Recognize it, report it, stop it

Local Honeymoon Bay resident Sharon-Ann Dube has been the victim of a recent phone scam involving her computer.

Sharon-Ann Dube sits at the computer as she tell the story of the fraudster phone call.

Local Honeymoon Bay resident Sharon-Ann Dube has been the victim of a recent phone scam involving her computer. She received a phone call from a man who claimed that he was from the Windows-support team and that they had been receiving error reports from her computer.

Her computer had been quite slow lately so she was somewhat convinced that what he was saying was true. He had her sit down at her computer and walked her through steps to show her the infected areas. He then took over her computer with his mouse and continued showing her places within her system that were apparently “damaged.”

It was at that point during the conversation that he told her she needed to purchase a protection plan. There were three categories of antivirus software he described to her ranging from $49.95 to $169.95 and he explained that they could be purchased with a credit card.

Dube became suspicious at this point and asked him if he was trying to sell her something like Norton. He explained that no, he was not and again that he was calling from Windows support and it was necessary for her to purchase this in order to protect her computer from further damage.  Dube told him that she was a senior and didn’t have that kind of money but asked if he would phone her back in a few hours and she would try to round something up to help pay for this.

After hanging up the phone, she phoned the local computer shop and explained to the owner what happened during the course of the phone call. When she told him that he had taken over her computer he advised her to turn her computer off immediately. The computer store owner said he had others come in with similar scams. Dube brought her computer to him and he fixed it. Luckily, not much damage was done as she didn’t waste time investigating the validity of the phone call she received.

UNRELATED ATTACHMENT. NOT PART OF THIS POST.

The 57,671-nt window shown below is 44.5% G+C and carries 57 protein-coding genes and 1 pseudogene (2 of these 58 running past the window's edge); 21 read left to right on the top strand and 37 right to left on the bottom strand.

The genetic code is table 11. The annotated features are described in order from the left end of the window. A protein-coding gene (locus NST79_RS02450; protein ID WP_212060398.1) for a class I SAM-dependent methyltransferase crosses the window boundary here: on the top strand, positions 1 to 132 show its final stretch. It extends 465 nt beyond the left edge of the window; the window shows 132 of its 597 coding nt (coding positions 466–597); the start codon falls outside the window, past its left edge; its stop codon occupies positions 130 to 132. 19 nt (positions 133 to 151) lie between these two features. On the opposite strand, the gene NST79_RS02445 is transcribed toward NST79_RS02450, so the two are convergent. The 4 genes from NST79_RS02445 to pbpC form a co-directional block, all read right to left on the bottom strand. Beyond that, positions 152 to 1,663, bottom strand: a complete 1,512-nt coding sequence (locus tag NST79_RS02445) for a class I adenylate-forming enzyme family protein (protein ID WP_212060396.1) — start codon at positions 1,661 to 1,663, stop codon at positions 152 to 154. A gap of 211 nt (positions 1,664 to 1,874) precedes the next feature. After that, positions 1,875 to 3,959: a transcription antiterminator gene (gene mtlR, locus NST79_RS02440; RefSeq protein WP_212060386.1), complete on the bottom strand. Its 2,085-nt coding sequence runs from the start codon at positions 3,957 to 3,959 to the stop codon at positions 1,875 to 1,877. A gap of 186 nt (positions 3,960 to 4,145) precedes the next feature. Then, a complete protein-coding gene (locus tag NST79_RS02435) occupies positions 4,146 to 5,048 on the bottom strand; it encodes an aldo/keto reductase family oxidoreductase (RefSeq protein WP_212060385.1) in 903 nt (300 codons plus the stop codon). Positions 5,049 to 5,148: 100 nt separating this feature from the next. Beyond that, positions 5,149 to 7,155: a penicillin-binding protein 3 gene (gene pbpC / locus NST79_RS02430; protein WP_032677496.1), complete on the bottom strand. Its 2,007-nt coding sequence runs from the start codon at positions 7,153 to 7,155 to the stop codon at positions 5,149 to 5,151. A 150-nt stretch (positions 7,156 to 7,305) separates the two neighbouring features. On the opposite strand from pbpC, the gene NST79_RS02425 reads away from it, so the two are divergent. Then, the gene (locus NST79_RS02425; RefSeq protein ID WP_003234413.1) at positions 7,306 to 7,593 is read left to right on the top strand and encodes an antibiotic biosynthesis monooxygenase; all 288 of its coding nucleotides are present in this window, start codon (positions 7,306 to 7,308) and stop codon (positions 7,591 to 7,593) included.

Dube reported the scam to the RCMP as well. Although there is not much the RCMP can do about phone scams such as this, they provided Dube with the phone number for the Canadian Anti-Fraud Centre. Some people can feel embarrassed when they are victim to scams, but don’t be. It happens to many people. “It was a lesson learned and now I need to pass the info on.” says Dube.

The Canadian Anti-Fraud Centre is a forum of people who help people recognize, report, and stop fraud.  New scams are being created every day and can lead to great loss for the people being deceived by them.  Be on guard when receiving phone calls that seem suspicious.

If you suspect that you have been scammed, report it to the Canadian Anti-Fraud Centre immediately at 1.888.495.8501 or via email at


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